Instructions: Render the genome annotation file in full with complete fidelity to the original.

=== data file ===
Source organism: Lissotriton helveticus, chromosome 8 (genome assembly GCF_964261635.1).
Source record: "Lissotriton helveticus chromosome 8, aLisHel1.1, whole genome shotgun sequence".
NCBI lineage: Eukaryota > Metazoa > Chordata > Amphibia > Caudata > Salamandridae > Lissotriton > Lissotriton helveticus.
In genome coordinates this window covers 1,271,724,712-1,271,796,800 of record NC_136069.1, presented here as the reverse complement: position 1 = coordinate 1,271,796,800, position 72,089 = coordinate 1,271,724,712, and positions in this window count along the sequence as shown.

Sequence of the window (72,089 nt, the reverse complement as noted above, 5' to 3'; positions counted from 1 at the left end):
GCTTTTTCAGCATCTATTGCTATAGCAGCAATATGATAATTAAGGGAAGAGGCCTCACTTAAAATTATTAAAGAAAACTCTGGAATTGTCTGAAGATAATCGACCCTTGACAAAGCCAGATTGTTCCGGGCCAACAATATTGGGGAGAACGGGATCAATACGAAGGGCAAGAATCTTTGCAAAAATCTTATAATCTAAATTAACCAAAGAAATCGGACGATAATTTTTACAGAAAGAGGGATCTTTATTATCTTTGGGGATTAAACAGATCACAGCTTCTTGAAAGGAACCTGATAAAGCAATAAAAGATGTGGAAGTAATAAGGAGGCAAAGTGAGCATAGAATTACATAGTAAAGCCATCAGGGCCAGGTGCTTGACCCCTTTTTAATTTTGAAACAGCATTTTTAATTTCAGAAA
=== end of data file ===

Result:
Source organism: Lissotriton helveticus, chromosome 8 (genome assembly GCF_964261635.1).
Source record: "Lissotriton helveticus chromosome 8, aLisHel1.1, whole genome shotgun sequence".
NCBI lineage: Eukaryota > Metazoa > Chordata > Amphibia > Caudata > Salamandridae > Lissotriton > Lissotriton helveticus.
In genome coordinates this window covers 1,271,724,712-1,271,796,800 of record NC_136069.1, presented here as the reverse complement: position 1 = coordinate 1,271,796,800, position 72,089 = coordinate 1,271,724,712, and positions in this window count along the sequence as shown.

Sequence of the window (72,089 nt, the reverse complement as noted above, 5' to 3'; positions counted from 1 at the left end):
GCTTTTTCAGCATCTATTGCTATAGCAGCAATATGATAATTAAGGGAAGAGGCCTCACTTAAAATTATTAAAGAAAACTCTGGAATTGTCTGAAGATAATCGACCCTTGACAAAGCCAGATTGTTCCGGGCCAACAATATTGGGGAGAACGGGATCAATACGAAGGGCAAGAATCTTTGCAAAAATCTTATAATCTAAATTAACCAAAGAAATCGGACGATAATTTTTACAGAAAGAGGGATCTTTATTATCTTTGGGGATTAAACAGATCACAGCTTCTTGAAAGGAACCTGATAAAGCAATAAAAGATGTGGAAGTAATAAGGAGGCAAAGTGAGCATAGAATTACATAGTAAAGCCATCAGGGCCAGGTGCTTGACCCCTTTTTAATTTTGAAACAGCATTTTTAATTTCAGAAA